Continuing our exploration of what celebration looks like in modern Pagan families, this is the next in our series of blogs from the Children & Families Team write about the traditions they have developed to celebrate the full moons of the year with their children aged 3 years and up, continuing with the May full moon.
Three Milkings Moon is with us, or in Old English “Þrimilcemōnaþ”. This is a period in which the cattle were historically so well nourished provided by the rapid growth of food in the pastures that they could be milked multiple times in a day. This abundance of food for the cattle, and subsequent abundance of nourishment for humans, was a time of much joy and the darkness of the winter was becoming a thing of the past.
Much work is happening in the garden at our household as the abundance of growth keeps us on our toes… The lawn, the plants, the vegetables, and the shrubs all need attention currently if we wish to see the beauty of the flowers and a good harvest. Offerings are made to Ing/Freyr for continued growth and a bountiful reaping of the rewards of our efforts later in the year. As usual, the activities of garden work and offerings are easy to get the kids involved, especially my youngest who loves to get his hands dirty, albeit having little patience for the ‘growth’ part.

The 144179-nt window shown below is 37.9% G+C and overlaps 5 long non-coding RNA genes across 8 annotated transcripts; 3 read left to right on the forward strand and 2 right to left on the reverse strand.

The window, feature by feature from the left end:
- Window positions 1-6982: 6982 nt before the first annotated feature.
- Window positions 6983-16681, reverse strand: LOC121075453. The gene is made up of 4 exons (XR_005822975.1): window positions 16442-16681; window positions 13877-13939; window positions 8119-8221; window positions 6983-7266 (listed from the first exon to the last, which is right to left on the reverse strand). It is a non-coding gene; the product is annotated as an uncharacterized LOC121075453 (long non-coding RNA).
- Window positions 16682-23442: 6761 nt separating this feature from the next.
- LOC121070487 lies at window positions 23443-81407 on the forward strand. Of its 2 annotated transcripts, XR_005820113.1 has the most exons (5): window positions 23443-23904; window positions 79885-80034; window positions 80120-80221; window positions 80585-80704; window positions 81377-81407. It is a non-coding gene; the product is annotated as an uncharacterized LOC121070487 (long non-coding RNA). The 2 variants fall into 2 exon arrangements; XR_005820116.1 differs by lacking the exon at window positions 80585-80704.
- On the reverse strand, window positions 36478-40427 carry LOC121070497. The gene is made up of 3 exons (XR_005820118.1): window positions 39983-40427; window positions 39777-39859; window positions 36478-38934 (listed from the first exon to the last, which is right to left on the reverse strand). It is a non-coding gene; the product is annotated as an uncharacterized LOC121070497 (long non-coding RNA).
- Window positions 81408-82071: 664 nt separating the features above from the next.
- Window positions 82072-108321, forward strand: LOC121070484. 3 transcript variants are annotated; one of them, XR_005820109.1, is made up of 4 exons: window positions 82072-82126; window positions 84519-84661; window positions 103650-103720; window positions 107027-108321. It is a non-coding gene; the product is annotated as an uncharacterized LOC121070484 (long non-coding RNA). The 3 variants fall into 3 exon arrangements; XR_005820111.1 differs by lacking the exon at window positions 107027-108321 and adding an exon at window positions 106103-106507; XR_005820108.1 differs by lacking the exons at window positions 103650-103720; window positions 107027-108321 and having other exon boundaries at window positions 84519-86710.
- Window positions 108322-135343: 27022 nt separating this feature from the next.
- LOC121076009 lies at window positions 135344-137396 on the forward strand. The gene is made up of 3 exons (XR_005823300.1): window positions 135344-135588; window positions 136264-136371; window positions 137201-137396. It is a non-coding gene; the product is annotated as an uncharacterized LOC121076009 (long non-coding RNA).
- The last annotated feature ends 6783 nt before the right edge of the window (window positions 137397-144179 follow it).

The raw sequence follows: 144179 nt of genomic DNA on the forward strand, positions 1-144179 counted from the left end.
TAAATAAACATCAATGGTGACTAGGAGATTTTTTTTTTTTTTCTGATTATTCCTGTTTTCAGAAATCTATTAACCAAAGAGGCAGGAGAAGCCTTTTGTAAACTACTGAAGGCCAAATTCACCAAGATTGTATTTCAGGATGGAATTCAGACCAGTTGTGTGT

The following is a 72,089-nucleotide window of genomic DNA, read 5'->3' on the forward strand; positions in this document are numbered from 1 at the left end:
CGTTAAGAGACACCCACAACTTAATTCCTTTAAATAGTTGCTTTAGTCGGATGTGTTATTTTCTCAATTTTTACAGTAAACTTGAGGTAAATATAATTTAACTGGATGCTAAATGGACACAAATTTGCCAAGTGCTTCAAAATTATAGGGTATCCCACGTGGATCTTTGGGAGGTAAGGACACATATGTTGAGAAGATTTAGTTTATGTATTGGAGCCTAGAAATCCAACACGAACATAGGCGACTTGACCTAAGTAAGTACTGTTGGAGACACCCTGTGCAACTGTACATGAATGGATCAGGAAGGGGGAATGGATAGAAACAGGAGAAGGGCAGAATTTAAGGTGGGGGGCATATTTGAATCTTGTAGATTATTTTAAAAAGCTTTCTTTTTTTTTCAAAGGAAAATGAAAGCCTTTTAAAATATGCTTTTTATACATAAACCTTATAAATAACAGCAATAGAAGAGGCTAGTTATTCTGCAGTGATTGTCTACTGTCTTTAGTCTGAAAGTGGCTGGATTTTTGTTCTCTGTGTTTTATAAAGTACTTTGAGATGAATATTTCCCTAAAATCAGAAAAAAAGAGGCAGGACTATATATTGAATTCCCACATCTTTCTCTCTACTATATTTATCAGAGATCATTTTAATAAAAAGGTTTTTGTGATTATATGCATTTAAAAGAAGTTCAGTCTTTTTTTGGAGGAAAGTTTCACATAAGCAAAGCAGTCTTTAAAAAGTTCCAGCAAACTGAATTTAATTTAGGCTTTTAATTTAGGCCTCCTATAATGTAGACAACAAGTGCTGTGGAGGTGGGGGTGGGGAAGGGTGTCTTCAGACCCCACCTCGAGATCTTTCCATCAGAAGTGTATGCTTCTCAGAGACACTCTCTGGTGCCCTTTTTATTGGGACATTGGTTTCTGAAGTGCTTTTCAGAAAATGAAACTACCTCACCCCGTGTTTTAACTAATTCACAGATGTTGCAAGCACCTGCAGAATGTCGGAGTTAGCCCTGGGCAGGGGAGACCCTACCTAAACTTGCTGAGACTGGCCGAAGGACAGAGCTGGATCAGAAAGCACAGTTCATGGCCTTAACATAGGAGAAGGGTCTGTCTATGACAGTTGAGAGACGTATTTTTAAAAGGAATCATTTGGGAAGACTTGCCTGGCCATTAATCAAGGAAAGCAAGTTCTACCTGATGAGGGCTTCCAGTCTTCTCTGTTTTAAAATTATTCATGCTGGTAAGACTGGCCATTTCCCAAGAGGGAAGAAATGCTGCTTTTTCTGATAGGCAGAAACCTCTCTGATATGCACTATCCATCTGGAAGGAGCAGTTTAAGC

As Springtime slowly moves to Summer and the weather warms, our time outside is increasing which is fantastic. This brings fun, exercise, and the creation of memories to cherish. So… I guess we’re metaphorically milking each day for the joy and abundance wherever and whenever we can!
Northwest Liaison, Children & Families Team
There are many names for the May Full Moon including flower moon, fairy moon, hare moon, milk moon, corn planting moon and budding moon but in our house it is referred to as blossoming moon as the hawthorn is blooming in our area as too are our apple trees which smell wonderful.
The moon will be honoured, and growth will be focused on as we have a lot of plants on the allotment, and we wish for them all to grow well.
Herbs and scents for the moon include rose, sandalwood, mint, mugwort, thyme, yarrow, apple blossom and magnolia and we will often collect windfall blossom to dry.
As for lunar gardening the full moon is in Scorpio so our task is to plant out crops, transplant and graft. The full moon for 2022 is on May 16th and it also happens to be a lunar eclipse and a blood moon but will only be really visible for North America.
Mid-West & Wales Liaison, Children & Families Team